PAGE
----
The George W. Bush Presidency. Volume II: Domestic and Economic Policy


Meena Bose (Editor)
Hofstra University, Hempstead, NY, USA

Richard Himelfarb (Editor)
Hofstra University, Hempstead, NY, US

Series: Political Leaders and Their Assessment
BISAC: POL040010

Given the focus on foreign affairs and national security following 9/11, it is easy to overlook the domestic and economic legacies of the George W. Bush presidency. However, the articles in this volume argue that not only were these policies consequential to the nation, but in a number of instances they defied the conventional wisdom concerning the Bush White House. While Bush pursued ideologically conservative policies in some areas (e.g., Social Security, Supreme Court nominations and taxes), in others he did not (e.g., education, trade, government spending). Other examples include staffing (more competent and less ideological than one would expect) and press relations (relatively transparent). Taken together, these chapters will provoke second thoughts about Bush’s domestic presidency as they argue that his policies frequently deviated from doctrinaire conservatism and changed the nation. (Imprint: Nova)

Table of Contents

Table of Contents

Meena Bose (Hofstra University, NY, USA)

Richard Himelfarb (Hofstra University, NY, USA)

Part I: The Economy, Budget, and Trade

Chapter 1. George W. Bush and the 2008 Financial Collapse
Timothy Canova (Nova Southeastern University, FL, USA)

Chapter 2. Looking for Causation in the Wrong Place: Why Decrying Government Deficits during the Bush Presidency is a Serious Error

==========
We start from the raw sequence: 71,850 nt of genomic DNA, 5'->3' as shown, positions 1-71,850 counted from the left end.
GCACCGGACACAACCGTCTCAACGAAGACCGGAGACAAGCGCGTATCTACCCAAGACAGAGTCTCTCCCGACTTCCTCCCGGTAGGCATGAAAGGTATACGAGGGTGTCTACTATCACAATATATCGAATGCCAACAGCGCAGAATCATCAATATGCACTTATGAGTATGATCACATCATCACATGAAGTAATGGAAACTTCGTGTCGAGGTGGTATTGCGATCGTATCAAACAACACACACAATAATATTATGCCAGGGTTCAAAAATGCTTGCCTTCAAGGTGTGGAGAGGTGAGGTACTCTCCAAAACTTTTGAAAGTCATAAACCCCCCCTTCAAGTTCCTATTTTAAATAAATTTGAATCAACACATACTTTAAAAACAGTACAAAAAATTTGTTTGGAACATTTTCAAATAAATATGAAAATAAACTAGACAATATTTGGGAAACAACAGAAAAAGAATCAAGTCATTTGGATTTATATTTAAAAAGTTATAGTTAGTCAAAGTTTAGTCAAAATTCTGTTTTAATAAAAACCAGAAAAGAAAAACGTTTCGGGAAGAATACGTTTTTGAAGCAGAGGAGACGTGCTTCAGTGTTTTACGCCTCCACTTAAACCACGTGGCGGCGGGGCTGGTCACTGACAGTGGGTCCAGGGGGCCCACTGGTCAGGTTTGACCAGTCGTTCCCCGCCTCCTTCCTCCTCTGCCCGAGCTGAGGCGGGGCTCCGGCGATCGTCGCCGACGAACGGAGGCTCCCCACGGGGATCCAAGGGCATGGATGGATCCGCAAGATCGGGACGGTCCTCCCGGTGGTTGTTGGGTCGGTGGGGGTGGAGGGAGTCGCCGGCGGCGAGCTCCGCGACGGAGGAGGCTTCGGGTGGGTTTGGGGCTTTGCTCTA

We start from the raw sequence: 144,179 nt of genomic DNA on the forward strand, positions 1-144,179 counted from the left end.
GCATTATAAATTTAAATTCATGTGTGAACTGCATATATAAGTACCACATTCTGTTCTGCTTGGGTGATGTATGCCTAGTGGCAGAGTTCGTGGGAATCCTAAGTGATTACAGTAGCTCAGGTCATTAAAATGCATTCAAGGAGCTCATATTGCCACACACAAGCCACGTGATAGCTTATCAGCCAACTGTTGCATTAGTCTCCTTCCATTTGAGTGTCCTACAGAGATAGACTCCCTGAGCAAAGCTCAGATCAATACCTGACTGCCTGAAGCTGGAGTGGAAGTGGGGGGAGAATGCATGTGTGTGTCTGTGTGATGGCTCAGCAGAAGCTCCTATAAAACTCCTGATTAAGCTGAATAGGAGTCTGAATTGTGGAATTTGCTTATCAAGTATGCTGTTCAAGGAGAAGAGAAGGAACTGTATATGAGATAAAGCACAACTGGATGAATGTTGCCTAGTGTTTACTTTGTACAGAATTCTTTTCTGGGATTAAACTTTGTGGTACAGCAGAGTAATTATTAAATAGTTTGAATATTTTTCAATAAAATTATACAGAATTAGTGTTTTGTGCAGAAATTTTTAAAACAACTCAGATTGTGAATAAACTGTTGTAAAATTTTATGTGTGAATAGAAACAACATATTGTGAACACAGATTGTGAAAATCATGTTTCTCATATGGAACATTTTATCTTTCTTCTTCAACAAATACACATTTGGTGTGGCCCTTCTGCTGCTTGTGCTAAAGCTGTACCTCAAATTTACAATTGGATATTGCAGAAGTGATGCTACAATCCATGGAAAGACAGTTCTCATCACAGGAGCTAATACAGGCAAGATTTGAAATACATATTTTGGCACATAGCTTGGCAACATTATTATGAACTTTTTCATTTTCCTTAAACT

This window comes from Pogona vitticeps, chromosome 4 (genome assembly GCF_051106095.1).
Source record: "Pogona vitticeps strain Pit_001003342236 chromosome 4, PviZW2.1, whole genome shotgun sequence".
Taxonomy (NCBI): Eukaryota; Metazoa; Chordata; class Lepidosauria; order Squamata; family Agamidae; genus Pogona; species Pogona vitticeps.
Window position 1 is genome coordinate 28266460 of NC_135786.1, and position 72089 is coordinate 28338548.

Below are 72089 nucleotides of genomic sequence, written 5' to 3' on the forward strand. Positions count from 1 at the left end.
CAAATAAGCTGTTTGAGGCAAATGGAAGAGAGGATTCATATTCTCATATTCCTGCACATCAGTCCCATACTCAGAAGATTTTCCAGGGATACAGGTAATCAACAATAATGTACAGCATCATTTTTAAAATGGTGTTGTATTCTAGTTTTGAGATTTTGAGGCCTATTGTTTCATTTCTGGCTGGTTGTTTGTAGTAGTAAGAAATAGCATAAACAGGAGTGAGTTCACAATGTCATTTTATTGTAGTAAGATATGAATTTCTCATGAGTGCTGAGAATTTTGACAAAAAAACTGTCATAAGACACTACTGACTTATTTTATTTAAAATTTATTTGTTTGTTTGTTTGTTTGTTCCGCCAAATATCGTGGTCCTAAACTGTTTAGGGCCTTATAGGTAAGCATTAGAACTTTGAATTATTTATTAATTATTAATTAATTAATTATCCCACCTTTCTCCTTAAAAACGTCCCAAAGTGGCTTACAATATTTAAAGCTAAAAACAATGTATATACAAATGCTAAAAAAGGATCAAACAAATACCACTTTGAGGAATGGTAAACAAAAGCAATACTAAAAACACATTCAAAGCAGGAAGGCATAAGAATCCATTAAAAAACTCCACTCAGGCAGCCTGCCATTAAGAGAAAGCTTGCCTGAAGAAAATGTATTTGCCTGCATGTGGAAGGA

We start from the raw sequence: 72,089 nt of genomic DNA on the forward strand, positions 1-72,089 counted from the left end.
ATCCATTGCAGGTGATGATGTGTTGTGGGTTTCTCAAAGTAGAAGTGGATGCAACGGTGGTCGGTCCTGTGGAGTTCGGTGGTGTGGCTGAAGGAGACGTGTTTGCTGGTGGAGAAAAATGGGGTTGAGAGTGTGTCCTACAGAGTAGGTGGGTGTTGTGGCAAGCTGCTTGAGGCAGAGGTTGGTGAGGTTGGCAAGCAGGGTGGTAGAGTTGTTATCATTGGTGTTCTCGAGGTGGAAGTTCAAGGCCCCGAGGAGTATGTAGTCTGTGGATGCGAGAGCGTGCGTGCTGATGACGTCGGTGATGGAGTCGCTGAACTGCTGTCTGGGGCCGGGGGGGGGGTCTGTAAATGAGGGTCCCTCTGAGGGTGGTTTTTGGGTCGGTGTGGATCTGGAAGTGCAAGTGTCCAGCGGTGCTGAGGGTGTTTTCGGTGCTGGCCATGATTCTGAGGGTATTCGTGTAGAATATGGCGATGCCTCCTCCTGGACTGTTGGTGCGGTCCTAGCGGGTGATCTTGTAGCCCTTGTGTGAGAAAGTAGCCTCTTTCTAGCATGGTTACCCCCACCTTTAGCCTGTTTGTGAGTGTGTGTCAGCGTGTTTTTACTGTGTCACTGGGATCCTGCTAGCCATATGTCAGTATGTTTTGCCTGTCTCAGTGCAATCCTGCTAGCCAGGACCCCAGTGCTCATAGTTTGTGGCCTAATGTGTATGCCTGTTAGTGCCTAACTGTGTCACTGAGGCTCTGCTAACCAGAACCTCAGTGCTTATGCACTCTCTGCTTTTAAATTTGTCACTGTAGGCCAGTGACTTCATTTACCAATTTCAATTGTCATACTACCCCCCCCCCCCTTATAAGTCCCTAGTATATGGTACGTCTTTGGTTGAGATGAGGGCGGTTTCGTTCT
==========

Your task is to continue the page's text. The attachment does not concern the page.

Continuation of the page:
Michael Meeropol and Joao A. de Souza (Western New England University, MA, USA, and others)

Chapter 3. International Trade Under President George W. Bush
Shahruz Mohtadi (Suffolk University, MA, USA)

Chapter 4. The Economic Policies of President George W. Bush
Marc Sumerlin and Pia M. Orrenius

Part II: Social Policy

Chapter 5. Kicking the Can Down the Road: George W. Bush’s Failed Campaign to Reform Social Security
Richard Himelfarb (Hofstra University, NY, USA)

Chapter 6. Many Children Left Behind: A Critical Examination of Educational Policy During the George W. Bush Administration
Alan Singer (Hofstra University, NY, USA)

Chapter 7. Big Government Conservatism, Expanding and Reframing Food Stamps: George W. Bush Welfare Reform and the 2002 Farm Bill
Matthew Gritter (Angelo State University, TX, USA)

Chapter 8. The Challenges of Leaving No Child Behind
Anne-Imelda Radice and Ed Rollins

Part III: Organization, Staffing, and Nominations

Chapter 9. The Chiefs of Staff in the George W. Bush White House
David B. Cohen, Karen M. Hult, and Charles E. Walcott (University of Akron, OH, USA, and others)

Chapter 10. The Umpire Strikes Out: President George W. Bush and the Politicization of Supreme Court Nominations
Joel K. Goldstein (St. Louis University School of Law, MO, USA)

Chapter 11. Commentary: Scheduling President Bush
Bradley A. Blakeman

Part IV: Politics and the Press

Chapter 12. The Birth of a New Political Era
Daryl A. Carter (East Tennessee State University, TN, USA)

Chapter 13. A C Student in the White House: Conservatives and their Report Cards on the George W. Bush Presidency
Christopher Hickman (University of Mississippi, MS, USA)

Chapter 14. Press Relations in President George W. Bush’s Treasury Department
Kara Alaimo (Hofstra University, NY, USA)

Chapter 15. Commentary: The Challenges of Staying on Message
Ronald I. Christie, Howard B. Dean III and Edward J. Rollins


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